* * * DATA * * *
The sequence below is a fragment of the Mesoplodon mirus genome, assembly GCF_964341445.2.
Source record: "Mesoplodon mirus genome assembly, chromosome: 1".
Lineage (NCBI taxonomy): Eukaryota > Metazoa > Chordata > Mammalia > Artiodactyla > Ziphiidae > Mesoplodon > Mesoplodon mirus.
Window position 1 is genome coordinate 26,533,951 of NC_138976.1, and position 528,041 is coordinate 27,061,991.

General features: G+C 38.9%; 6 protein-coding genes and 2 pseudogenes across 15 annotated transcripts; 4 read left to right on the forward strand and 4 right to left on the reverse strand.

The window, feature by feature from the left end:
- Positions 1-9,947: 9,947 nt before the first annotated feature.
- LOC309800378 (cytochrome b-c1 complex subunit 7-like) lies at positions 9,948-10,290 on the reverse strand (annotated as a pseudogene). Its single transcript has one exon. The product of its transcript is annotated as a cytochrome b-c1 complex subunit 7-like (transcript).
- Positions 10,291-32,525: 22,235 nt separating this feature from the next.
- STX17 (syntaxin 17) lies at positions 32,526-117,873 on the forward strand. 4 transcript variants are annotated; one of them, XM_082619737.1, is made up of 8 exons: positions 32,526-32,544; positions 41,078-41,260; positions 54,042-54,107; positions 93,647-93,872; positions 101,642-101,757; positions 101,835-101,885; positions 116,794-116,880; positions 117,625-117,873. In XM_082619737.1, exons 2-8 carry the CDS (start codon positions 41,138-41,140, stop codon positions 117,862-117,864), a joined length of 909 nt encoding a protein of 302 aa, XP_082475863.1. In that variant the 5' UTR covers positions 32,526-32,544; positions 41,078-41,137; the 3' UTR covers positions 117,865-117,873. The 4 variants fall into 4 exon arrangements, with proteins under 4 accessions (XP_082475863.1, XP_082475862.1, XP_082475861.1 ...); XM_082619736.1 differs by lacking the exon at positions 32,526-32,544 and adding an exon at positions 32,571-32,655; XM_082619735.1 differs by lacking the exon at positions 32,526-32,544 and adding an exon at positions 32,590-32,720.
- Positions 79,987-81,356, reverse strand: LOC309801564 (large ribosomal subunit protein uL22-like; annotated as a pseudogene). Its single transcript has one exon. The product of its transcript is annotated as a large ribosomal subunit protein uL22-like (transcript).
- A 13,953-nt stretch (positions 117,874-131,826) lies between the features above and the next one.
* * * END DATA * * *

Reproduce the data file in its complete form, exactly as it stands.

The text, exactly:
The sequence below is a fragment of the Mesoplodon mirus genome, assembly GCF_964341445.2.
Source record: "Mesoplodon mirus genome assembly, chromosome: 1".
Lineage (NCBI taxonomy): Eukaryota > Metazoa > Chordata > Mammalia > Artiodactyla > Ziphiidae > Mesoplodon > Mesoplodon mirus.
Window position 1 is genome coordinate 26,533,951 of NC_138976.1, and position 528,041 is coordinate 27,061,991.

General features: G+C 38.9%; 6 protein-coding genes and 2 pseudogenes across 15 annotated transcripts; 4 read left to right on the forward strand and 4 right to left on the reverse strand.

The window, feature by feature from the left end:
- Positions 1-9,947: 9,947 nt before the first annotated feature.
- LOC309800378 (cytochrome b-c1 complex subunit 7-like) lies at positions 9,948-10,290 on the reverse strand (annotated as a pseudogene). Its single transcript has one exon. The product of its transcript is annotated as a cytochrome b-c1 complex subunit 7-like (transcript).
- Positions 10,291-32,525: 22,235 nt separating this feature from the next.
- STX17 (syntaxin 17) lies at positions 32,526-117,873 on the forward strand. 4 transcript variants are annotated; one of them, XM_082619737.1, is made up of 8 exons: positions 32,526-32,544; positions 41,078-41,260; positions 54,042-54,107; positions 93,647-93,872; positions 101,642-101,757; positions 101,835-101,885; positions 116,794-116,880; positions 117,625-117,873. In XM_082619737.1, exons 2-8 carry the CDS (start codon positions 41,138-41,140, stop codon positions 117,862-117,864), a joined length of 909 nt encoding a protein of 302 aa, XP_082475863.1. In that variant the 5' UTR covers positions 32,526-32,544; positions 41,078-41,137; the 3' UTR covers positions 117,865-117,873. The 4 variants fall into 4 exon arrangements, with proteins under 4 accessions (XP_082475863.1, XP_082475862.1, XP_082475861.1 ...); XM_082619736.1 differs by lacking the exon at positions 32,526-32,544 and adding an exon at positions 32,571-32,655; XM_082619735.1 differs by lacking the exon at positions 32,526-32,544 and adding an exon at positions 32,590-32,720.
- Positions 79,987-81,356, reverse strand: LOC309801564 (large ribosomal subunit protein uL22-like; annotated as a pseudogene). Its single transcript has one exon. The product of its transcript is annotated as a large ribosomal subunit protein uL22-like (transcript).
- A 13,953-nt stretch (positions 117,874-131,826) lies between the features above and the next one.